August 06, 2014

 

A three-day ceasefire has gone into effect in Gaza. Michèle Beck, medical team leader for Doctors Without Borders/Médecins Sans Frontières (MSF), describes the situation on the ground.

"A new 72-hour truce was declared yesterday morning. Until then, I had been skeptical about truces, as previous ones had barely been observed. But, this time, the Israeli army announced its withdrawal from the Gaza Strip. And, very quickly, we felt a change.

In front of the MSF office I saw people passing by, on foot and in cars. Then I heard car horns beeping. It sounded like normal life—something I haven’t heard for weeks, because the streets have been deserted since the beginning of the war. I even heard the distant whistle of a policeman directing traffic. Life seems to be resuming. People are taking to the streets to restock their food supplies. But everything is relative. There are also funerals.

In Khan Younis, in southern Gaza, it’s a different situation. We have had a small team there since Tuesday—at long last. We had wanted to send MSF staff to Khan Younis for some time. Last Friday, we hoped it would work, as a truce had been declared. But the team had to turn back halfway because the fighting had resumed.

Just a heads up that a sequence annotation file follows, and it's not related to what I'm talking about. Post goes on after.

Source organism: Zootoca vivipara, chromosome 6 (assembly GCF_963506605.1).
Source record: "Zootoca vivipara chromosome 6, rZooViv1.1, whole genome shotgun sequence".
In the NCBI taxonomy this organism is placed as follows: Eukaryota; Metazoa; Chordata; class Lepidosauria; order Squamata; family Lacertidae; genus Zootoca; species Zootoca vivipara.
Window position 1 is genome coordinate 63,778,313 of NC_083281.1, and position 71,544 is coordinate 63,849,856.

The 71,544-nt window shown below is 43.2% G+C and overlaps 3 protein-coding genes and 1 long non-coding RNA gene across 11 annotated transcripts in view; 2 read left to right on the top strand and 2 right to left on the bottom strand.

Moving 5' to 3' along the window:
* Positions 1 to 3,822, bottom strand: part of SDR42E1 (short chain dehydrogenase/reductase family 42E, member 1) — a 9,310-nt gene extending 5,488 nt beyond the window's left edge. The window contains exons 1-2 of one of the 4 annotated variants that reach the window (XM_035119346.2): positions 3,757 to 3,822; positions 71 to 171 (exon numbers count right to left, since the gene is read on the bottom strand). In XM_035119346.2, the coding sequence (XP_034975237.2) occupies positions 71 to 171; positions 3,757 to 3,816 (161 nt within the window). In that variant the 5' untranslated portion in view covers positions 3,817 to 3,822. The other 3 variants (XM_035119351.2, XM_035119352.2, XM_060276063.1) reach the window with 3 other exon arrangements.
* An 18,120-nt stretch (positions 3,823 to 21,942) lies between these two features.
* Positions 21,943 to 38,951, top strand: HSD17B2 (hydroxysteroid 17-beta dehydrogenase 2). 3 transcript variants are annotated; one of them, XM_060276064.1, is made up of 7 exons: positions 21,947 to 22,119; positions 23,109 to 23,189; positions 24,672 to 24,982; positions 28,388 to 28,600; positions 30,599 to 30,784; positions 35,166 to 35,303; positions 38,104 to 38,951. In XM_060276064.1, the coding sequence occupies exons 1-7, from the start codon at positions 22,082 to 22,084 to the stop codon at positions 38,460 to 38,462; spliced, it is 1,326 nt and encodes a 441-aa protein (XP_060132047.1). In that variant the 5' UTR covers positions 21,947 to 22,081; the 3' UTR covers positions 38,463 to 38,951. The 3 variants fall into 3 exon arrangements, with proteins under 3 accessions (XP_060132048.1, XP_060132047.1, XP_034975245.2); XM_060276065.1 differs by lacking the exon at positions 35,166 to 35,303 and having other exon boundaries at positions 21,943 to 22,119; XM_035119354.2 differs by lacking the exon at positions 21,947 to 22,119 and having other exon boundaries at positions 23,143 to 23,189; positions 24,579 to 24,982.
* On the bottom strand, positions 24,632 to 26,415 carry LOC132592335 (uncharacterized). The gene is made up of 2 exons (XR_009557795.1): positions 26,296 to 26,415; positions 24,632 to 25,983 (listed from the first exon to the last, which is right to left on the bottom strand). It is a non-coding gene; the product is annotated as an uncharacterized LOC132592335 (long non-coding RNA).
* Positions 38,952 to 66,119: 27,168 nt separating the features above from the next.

Since Friday, Nasser hospital in Khan Younis has received large numbers of wounded because of the renewed fighting in Rafah, a little further south. With wave upon wave of wounded arriving, Nasser hospital was overwhelmed. I’ve been told they recorded a bed occupancy rate of 200 percent.

They didn’t know where to put all the patients. That’s why they started to send the injured to other hospitals, including Al Shifa hospital, in Gaza City, where MSF is working. They were really in need of help.

With the truce finally holding on Tuesday, a team—made up of a surgeon, an anesthesiologist, and a logistician—was finally able to make the journey without incident from our base in Gaza City to Khan Younis. On arrival, the surgeon and the anesthesiologist went to inspect the wards with their new Palestinian colleagues. When they called me, they said that there were many wounded, but that the situation was not quite as catastrophic as they had expected. The number of beds in the intensive care unit had tripled, and there were still some unoccupied beds.

After getting an overview, they went straight to the operating theater to start performing surgery on the injured. Meanwhile, the logistician managed to find a place for the team to sleep: some mattresses laid out in a section of unoccupied corridor. It’s spartan, but it will be good enough for a couple of days.”

MSF has been working in Gaza for more than 10 years, providing medical, surgical, and psychological services. It also responded to the 2009 and 2012 emergencies in Gaza.